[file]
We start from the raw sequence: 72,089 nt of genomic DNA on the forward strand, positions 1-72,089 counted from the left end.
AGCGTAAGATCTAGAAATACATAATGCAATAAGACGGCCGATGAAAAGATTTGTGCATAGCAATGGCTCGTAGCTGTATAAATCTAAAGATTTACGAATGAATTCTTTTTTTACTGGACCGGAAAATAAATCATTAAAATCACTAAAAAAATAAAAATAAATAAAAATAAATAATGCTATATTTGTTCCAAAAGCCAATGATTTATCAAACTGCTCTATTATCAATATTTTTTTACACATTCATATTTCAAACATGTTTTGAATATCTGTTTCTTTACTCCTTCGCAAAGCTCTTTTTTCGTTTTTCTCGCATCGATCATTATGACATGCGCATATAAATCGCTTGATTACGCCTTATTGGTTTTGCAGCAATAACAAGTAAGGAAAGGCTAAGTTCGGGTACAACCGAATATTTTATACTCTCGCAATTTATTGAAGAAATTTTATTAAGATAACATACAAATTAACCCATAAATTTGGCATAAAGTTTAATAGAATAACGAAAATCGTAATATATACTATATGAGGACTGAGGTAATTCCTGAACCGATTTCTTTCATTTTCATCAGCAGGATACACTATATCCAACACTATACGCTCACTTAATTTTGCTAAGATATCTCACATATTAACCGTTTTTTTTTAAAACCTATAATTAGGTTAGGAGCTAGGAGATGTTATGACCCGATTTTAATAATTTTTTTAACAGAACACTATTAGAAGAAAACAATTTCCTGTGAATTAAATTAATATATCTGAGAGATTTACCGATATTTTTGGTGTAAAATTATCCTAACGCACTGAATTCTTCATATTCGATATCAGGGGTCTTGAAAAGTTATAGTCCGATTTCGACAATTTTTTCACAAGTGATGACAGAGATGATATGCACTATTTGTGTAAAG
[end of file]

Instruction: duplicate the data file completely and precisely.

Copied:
We start from the raw sequence: 72,089 nt of genomic DNA on the forward strand, positions 1-72,089 counted from the left end.
AGCGTAAGATCTAGAAATACATAATGCAATAAGACGGCCGATGAAAAGATTTGTGCATAGCAATGGCTCGTAGCTGTATAAATCTAAAGATTTACGAATGAATTCTTTTTTTACTGGACCGGAAAATAAATCATTAAAATCACTAAAAAAATAAAAATAAATAAAAATAAATAATGCTATATTTGTTCCAAAAGCCAATGATTTATCAAACTGCTCTATTATCAATATTTTTTTACACATTCATATTTCAAACATGTTTTGAATATCTGTTTCTTTACTCCTTCGCAAAGCTCTTTTTTCGTTTTTCTCGCATCGATCATTATGACATGCGCATATAAATCGCTTGATTACGCCTTATTGGTTTTGCAGCAATAACAAGTAAGGAAAGGCTAAGTTCGGGTACAACCGAATATTTTATACTCTCGCAATTTATTGAAGAAATTTTATTAAGATAACATACAAATTAACCCATAAATTTGGCATAAAGTTTAATAGAATAACGAAAATCGTAATATATACTATATGAGGACTGAGGTAATTCCTGAACCGATTTCTTTCATTTTCATCAGCAGGATACACTATATCCAACACTATACGCTCACTTAATTTTGCTAAGATATCTCACATATTAACCGTTTTTTTTTAAAACCTATAATTAGGTTAGGAGCTAGGAGATGTTATGACCCGATTTTAATAATTTTTTTAACAGAACACTATTAGAAGAAAACAATTTCCTGTGAATTAAATTAATATATCTGAGAGATTTACCGATATTTTTGGTGTAAAATTATCCTAACGCACTGAATTCTTCATATTCGATATCAGGGGTCTTGAAAAGTTATAGTCCGATTTCGACAATTTTTTCACAAGTGATGACAGAGATGATATGCACTATTTGTGTAAAG